Key Points about Mitral Valve Regurgitation
- Mitral valve regurgitation causes more stress on the heart, leading you to feel tired quickly.
- Mitral valve regurgitation is diagnosed using a physical exam, imaging tests and/or stress test.
- Treatment for this condition may include medication management, watchful waiting and/or surgical procedure.
Mitral valve regurgitation occurs when your heart’s mitral valve does not close tightly. Due to this, blood flows backward into your heart. This can make you feel tired or out of breath easily.
Mitral valve regurgitation causes
This condition can be caused by:
- Atrial fibrillation, or AFib
- Certain medications, such as migraine medicine
- Congenital (present at birth) heart defect
- Damaged tissue cords that secure the mitral valve
- Heart attack
- Mitral valve prolapse, or valve bulging back into the heart chamber
- Radiation therapy
- Rheumatic fever
Mitral valve regurgitation risk factors
Factors that can increase your risk for developing mitral valve regurgitation include:
- Being middle age or older
- Certain medications, such as migraine or appetite suppressants
- Congenital heart disease
- Heart attack
- Heart disease, such as coronary heart disease
- History of mitral valve prolapse or stenosis
- Rheumatic fever
Mitral valve regurgitation symptoms
Some people with this condition do not experience any symptoms. When they are present, signs and symptoms may include:
- Heart murmur (extra sound in a heartbeat)
- Heart palpitations, or fluttering
- Shortness of breath, especially during exercise or when you lie down
- Swelling in your ankles or feet
Mitral valve regurgitation diagnosis
Your cardiologist will use one or more of the following tests to diagnose this condition:
- Complete physical exam. Your doctor will perform a comprehensive physical exam, including asking about your personal and family health history.
- Imaging tests. Your cardiologist may order imaging tests – such as a chest X-ray, electrocardiogram (EKG), cardiac computerized tomography (CT) scan or echocardiogram – to obtain detailed images of your heart and valves.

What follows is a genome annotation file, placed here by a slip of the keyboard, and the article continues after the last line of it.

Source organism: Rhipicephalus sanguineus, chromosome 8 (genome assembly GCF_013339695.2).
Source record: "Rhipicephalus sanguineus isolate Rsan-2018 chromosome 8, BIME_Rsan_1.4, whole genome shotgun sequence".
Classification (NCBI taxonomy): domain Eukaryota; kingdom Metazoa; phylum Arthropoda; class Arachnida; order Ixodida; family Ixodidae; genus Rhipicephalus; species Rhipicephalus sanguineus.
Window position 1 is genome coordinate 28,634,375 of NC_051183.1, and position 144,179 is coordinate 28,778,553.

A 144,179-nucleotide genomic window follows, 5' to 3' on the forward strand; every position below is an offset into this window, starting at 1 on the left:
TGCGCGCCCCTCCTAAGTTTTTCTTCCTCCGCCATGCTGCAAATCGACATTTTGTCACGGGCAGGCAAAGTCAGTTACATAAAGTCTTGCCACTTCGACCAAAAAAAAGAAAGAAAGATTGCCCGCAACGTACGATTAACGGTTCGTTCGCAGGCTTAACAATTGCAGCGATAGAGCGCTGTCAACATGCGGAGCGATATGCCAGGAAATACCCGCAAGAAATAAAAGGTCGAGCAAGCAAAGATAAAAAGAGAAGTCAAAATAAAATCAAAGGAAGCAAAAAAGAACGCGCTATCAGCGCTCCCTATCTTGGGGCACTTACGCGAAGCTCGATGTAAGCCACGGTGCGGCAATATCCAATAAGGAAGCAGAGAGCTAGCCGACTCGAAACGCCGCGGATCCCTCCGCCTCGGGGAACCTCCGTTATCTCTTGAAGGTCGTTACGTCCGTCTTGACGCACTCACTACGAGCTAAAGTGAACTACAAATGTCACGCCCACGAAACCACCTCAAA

- Stress test. Your cardiologist will use this test to check how well your heart and valves work while exercising.
Mitral valve regurgitation treatments
Treatment for mitral valve regurgitation may include:
- Medication management. Your cardiologist may prescribe one or more medications to help control symptoms related to mitral valve regurgitation, such as diuretics (water pill), blood thinners or high blood pressure medication.
- Mitral valve repair or replacement. During this procedure, your cardiothoracic surgeon removes your damaged mitral valve and replaces it with another valve that is made of either pig, cow or human tissue, or from surgical-grade plastic or metal (mechanical). Valves made of tissue may only last about a decade, while mechanical valves are made to last the rest of your life.
- Ongoing monitoring. If your mitral valve regurgitation is mild, your cardiologist may recommend a watchful monitoring approach. You may need to also make some lifestyle modifications during this time, such as eating a heart-healthy diet and getting regular physical activity.
When to seek care
If you experience any of these symptoms, start by voicing your concerns and symptoms to your primary care provider. From there, your doctor may suggest seeing a cardiologist for more specialized treatment.